Seven councils in North East write to government asking for greater lockdown restrictions

Council leaders in the North East are writing to the Government calling for greater lockdown restrictions to help reduce the spread of coronavirus, says Newcastle City Council leader Nick Forbes.

Six parts of the North East are on the Government's official watchlist due to a rise in Covid cases.

Speaking to ITV News Tyne Tees on the day the "rule of six" became law, Nick Forbes says representatives from Durham, Tyne and Wear and Northumberland made the "unanimous" decision to request measures, that are currently in place in other parts of England, brought to the region.

We're looking at a whole range of additional measures, particularly given where the virus we know is spreading, which is in pubs and contact in each others' homes. We will be asking people not to make unnecessary contact within people's homes. We're going to be asking people not to visit each other either inside or outside.

Nick Forbes, Newcastle City Council leader

We are also going to ask for restrictions on pub opening times and restrictions, so that it's table service only in pubs and restaurants. All local authorities from Northumberland, Tyne and Wear and Durham, we are all in unanimous agreement that we need to do this now to protect our communities. I hope the government will act too and back us.

Nick Forbes, Newcastle City Council leader

Health Secretary Matt Hancock visited the North East today (Monday 14 September) to visit NHS staff and discuss hospital funding. He visited hospitals in Shotley Bridge, Bishop Auckland, Darlington and Stockton.

Our Political Correspondent Tom Sheldrick pressed the Health Secretary on the rising cases of coronavirus in North East, to which Matt Hanock said: "is very worrying".

We will be looking this week at the proposals put forward by the councils across the North East. We will make sure we make the right decisions and if we have to move fast, we will.

Matt Hancock, Health Secretary

Responding to the announcement from council leaders for more restrictions, Mr Hancock said the government will announce "further steps this week" but would not confirm if that meant local lockdowns.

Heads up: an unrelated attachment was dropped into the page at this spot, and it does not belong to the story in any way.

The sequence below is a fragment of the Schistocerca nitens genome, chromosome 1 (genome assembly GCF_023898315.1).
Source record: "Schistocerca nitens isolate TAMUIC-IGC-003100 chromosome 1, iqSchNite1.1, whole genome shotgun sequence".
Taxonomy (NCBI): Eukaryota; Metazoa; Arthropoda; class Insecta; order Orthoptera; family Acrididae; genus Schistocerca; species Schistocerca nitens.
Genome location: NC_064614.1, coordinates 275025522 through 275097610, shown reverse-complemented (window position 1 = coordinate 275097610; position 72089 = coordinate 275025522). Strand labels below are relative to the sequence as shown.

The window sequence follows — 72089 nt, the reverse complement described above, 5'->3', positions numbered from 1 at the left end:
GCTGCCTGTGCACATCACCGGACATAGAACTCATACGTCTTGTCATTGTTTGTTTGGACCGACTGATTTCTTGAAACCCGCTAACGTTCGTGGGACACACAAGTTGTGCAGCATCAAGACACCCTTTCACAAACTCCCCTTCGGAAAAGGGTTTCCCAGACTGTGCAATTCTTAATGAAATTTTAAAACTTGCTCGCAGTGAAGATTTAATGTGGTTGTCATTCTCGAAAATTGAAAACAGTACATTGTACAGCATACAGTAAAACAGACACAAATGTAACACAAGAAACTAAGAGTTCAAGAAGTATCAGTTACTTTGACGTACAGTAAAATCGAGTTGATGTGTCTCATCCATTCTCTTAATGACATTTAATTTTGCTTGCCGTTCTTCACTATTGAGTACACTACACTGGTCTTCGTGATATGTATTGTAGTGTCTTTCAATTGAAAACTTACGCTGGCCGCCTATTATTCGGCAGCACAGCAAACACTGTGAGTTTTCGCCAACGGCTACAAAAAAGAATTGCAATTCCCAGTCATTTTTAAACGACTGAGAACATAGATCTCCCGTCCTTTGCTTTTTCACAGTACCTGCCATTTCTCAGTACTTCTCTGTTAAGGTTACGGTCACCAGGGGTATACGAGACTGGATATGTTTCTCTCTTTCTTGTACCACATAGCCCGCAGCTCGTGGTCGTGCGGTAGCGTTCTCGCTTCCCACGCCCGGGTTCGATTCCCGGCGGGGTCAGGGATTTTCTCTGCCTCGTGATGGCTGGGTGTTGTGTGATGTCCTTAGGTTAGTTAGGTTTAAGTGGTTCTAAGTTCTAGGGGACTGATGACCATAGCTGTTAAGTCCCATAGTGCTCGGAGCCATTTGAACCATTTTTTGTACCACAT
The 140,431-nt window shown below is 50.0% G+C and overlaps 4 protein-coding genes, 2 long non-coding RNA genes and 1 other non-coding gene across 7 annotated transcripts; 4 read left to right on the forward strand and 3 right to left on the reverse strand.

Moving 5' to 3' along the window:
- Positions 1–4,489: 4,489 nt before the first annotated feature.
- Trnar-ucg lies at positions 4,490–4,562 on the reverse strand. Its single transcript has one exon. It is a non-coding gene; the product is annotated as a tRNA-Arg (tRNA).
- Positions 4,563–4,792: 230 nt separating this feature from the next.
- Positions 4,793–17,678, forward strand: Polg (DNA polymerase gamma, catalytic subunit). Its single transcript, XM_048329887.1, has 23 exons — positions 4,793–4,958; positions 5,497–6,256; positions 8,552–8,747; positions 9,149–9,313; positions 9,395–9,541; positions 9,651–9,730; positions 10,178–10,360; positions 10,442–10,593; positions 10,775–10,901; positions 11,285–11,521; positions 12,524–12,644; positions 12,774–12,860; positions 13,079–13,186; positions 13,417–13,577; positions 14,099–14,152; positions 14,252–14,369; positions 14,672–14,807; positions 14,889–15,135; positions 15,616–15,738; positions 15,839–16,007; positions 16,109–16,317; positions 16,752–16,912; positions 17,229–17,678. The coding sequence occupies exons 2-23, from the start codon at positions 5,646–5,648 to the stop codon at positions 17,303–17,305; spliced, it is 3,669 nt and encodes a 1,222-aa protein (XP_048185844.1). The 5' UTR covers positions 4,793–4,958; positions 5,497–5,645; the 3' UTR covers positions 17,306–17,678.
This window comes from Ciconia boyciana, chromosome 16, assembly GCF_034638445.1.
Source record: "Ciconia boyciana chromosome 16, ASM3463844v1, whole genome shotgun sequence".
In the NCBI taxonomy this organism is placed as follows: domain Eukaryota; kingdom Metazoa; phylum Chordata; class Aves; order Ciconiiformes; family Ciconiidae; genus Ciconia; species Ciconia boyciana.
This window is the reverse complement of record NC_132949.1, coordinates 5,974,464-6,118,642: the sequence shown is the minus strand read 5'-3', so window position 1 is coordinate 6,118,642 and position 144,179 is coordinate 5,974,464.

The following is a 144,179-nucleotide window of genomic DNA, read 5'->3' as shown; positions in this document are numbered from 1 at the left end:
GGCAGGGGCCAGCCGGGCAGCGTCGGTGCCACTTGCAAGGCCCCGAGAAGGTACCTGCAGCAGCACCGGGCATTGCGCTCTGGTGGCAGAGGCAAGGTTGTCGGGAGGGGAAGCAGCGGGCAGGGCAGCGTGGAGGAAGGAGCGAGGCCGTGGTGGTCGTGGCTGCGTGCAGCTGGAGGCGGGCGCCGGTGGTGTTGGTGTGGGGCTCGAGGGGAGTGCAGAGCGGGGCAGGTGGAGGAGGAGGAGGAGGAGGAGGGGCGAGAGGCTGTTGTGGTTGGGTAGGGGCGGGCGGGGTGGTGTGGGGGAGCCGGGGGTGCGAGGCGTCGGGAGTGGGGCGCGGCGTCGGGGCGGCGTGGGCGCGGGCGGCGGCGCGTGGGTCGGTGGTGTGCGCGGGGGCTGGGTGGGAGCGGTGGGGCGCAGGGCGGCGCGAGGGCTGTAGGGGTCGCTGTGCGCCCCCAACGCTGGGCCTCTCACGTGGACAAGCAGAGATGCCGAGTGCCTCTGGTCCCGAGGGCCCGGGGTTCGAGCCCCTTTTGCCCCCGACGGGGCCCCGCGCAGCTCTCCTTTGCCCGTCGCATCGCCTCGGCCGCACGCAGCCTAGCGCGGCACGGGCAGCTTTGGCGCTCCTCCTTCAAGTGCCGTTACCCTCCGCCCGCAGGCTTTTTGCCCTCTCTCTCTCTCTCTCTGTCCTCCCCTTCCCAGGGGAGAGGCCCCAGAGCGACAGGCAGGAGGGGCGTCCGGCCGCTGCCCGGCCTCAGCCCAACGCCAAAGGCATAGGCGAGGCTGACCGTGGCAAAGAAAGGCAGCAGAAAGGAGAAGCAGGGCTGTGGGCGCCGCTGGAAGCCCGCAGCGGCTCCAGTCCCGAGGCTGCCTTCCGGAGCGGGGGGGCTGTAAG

Watch Tom Sheldrick's conversation with Health Secretary, Matt Hancock:


Which local authorities have written to the government?

Signing the letter are Newcastle City Council, Sunderland City Council, Durham County Council, Gateshead Council, North Tyneside Council, Northumberland County Council and South Tyneside Council.


What is the "rule of six"?

From Monday 14 September, gatherings of more than six people will be illegal, as Boris Johnson announced in his recent Downing Street press conference.

  • The rules will apply across England to all ages and in any setting either indoors and outdoors, at home or a pub

  • A single household or support bubble that is larger than six will still be able to gather

  • Covid-secure venues like places of worship, gyms, restaurants and hospitality settings can still hold more than six in total

  • Education and work settings are not affected by the new rules

Weddings and funerals can still go ahead with a limit of 30 people if conducted in a Covid-secure way.


According to new data from Public Health England, people aged between 20 and 29 are the age group with the biggest rate of coronavirus cases in England, with more people in their twenties infected in the North East and North West compared to the rest of the country.

The data, released on Friday 11 September, shows that the infection rate among 20 to 29 year olds in the North East more than doubled last week, compared to the previous seven days.

The statistics cover last week - 31 August to 6 September - when coronavirus cases hit a four-month high.

Last week, Newcastle, Sunderland and Gateshead were among some councils telling care homes that they should also now close their doors as a precaution, writing: “Due to the increase in infection rates we are now asking that homes temporarily suspend non-essential visits to support infection prevention and control”.